Outside the Classroom

Teacher Appreciation during COVID-19

From driveway lessons to virtual meetings, teachers have used their characteristic creativity to continue to support and educate students from afar. Educators are known to have caring and giving personalities, so few are surprised to hear inspirational stories of their efforts to go above and beyond during this unprecedented time. Many educators are grieving the loss of the school year they envisioned right alongside their students, and are using this time to discuss social and emotional issues as well as academic ones.

Trying to find ways to show teacher appreciation during COVID-19 requires similar creativity, but we hope that sharing some of the tremendous ways teachers are continuing to connect with their students will exemplify the importance of teachers, schools, and education.

Thank you for cultivating powerful relationships with your students and thank you, teachers for guiding our children, especially during tough times.

Virtual Story Time

In Waterville, Maine, second-grade teacher Mrs. Lane publishes videos of herself reading a new book to her students every day. “I think if we just look at the interest of our students or our own kids, what their desires are and what they want to learn about, then there will be a whole lot of learning taking place in everybody’s homes,” said Mrs. Lane.

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Video Lessons Get Creative

Teachers from Randolph High School in New Jersey quickly developed virtual lessons for their students, but math teacher Teresa Schuele pushed herself to demonstrate new concepts using simple materials from home. In one lesson on finding diagonals, she used a cardboard box and tape. “We’re all living through something that the world has never experienced,” one teacher said. “In my opinion, the most important things we can do for one another include being there to listen, being supportive, and being kind.”

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Incorporating Fun

School librarian Betsy Thomas is using a green screen and a closet full of costumes to bring joy into the new school day. The themed videos cover concepts like dinosaurs, donuts, and bears, and encourage students to participate in physical activities, research, games, art projects, and even singing, says Ms. Thomas.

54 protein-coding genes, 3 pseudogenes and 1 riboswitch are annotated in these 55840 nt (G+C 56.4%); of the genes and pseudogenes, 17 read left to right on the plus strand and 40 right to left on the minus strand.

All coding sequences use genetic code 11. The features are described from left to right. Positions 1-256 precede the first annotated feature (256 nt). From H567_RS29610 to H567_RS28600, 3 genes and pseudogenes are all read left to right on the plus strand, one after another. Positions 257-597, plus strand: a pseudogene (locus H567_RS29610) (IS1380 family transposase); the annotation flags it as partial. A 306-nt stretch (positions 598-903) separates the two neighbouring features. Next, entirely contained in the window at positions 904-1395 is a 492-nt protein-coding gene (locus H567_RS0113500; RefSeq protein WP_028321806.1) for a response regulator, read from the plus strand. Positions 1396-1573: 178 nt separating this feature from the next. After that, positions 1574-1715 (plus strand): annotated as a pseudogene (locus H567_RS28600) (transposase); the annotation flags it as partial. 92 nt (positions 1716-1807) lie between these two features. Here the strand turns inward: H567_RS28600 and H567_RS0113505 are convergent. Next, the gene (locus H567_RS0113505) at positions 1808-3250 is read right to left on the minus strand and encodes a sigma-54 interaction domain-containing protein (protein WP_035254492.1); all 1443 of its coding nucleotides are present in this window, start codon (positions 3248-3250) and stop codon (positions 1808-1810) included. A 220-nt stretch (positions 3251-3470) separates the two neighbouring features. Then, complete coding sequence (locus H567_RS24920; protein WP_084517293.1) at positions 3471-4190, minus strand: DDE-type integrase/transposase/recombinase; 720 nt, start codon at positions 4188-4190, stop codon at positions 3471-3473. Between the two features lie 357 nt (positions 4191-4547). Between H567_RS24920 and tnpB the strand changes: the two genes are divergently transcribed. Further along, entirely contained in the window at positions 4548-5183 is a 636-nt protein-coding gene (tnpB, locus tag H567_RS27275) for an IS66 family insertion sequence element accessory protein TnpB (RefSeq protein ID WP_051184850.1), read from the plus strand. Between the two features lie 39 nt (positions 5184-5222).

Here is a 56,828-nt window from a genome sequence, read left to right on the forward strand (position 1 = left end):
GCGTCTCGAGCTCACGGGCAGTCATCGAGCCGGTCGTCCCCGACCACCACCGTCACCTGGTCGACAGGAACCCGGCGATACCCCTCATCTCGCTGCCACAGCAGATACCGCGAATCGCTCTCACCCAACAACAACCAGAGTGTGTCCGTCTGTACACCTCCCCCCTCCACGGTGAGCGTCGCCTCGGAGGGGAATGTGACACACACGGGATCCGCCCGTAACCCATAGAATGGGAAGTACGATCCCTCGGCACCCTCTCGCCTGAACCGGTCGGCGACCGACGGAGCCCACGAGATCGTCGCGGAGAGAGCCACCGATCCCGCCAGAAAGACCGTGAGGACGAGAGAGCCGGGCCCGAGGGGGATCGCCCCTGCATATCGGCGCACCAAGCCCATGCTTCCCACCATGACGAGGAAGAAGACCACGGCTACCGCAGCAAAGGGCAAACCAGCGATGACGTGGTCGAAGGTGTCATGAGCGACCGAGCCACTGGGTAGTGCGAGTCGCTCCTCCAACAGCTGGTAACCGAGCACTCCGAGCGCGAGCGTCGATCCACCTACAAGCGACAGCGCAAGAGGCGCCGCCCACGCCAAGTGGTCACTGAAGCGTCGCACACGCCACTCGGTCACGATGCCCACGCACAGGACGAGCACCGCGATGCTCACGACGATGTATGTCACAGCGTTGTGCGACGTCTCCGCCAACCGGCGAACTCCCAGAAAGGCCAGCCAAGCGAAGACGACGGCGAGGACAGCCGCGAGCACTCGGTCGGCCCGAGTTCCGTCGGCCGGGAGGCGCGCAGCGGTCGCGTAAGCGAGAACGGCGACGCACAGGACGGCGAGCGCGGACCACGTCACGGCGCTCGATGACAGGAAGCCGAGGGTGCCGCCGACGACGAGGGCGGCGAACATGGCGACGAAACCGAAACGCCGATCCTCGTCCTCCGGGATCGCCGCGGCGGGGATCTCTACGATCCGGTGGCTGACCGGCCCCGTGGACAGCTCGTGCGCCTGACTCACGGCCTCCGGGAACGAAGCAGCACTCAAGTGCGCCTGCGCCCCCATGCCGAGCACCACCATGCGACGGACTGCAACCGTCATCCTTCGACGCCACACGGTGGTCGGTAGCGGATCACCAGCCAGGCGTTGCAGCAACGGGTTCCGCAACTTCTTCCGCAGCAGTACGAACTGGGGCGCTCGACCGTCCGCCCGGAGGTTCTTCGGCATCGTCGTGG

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Personal Connection

First-grade teacher Katherine Ricca initially planned to do twice-weekly Zoom meetings with her class, but they “begged for me to meet each night,” she says. Understanding that they needed this connection to see their friends and share about their days, Ms. Ricca changed to nightly meetings with her Panama City, Florida class. After noticing one student visibly struggling and disconnecting early one night, Ms. Ricca decided to do something special. While honoring the six-foot social distancing mandates, she visited with her student, read to her, and empathized with her. The student’s parent said, “It shows me that our teachers really do care about our kids.”

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In-Person Visits

Chris Waba, a sixth-grade math teacher from Madison Middle School, delivered an in-person lesson to his struggling student from outside her Madison, South Dakota home. “You can tell when kids are struggling and the last thing you want someone to do when it’s something new like this—and it’s new for all of us—is to become frustrated and then give up,” Mr. Waba says of the importance of his home visit. The student’s father commented that, “He’d do anything he could to help a kid out. He just went above and beyond…He’s such a good teacher and a great man.”

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Virtual Concerts

Rolling Meadows High School’s music teacher Caitlyn Walsh ordered custom t-shirts in preparation for their senior spring concert. When the Illinois school closed their doors in March, Ms. Walsh didn’t want to lose all of the cherished end-of-year activities she and her students had counted on. So she asked students to film themselves performing their excerpts from West Side Story, and one of the seniors mixed the videos together to produce something truly unique.

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We hope you are continuing to connect with your students, parents, and fellow educators, and are finding a way to celebrate teacher appreciation during COVID-19. Thank you again for all that you do—teachers never cease to amaze us!

About the Author


Emily Kirk

After growing up in the Phoenix area, Emily escaped the heat to study in Flagstaff where she graduated from Northern Arizona University with a BA in Art History. She went on to work and study at The University of Phoenix, earning her MBA. After volunteering to teach English in Chile for a semester, she worked in sales and marketing for a major ocean freight carrier. Throughout her career, Emily has also taught ballet, so she is thrilled to be part of the Where Learning Clicks team where she can combine her love of teaching and business acumen to help transform classrooms.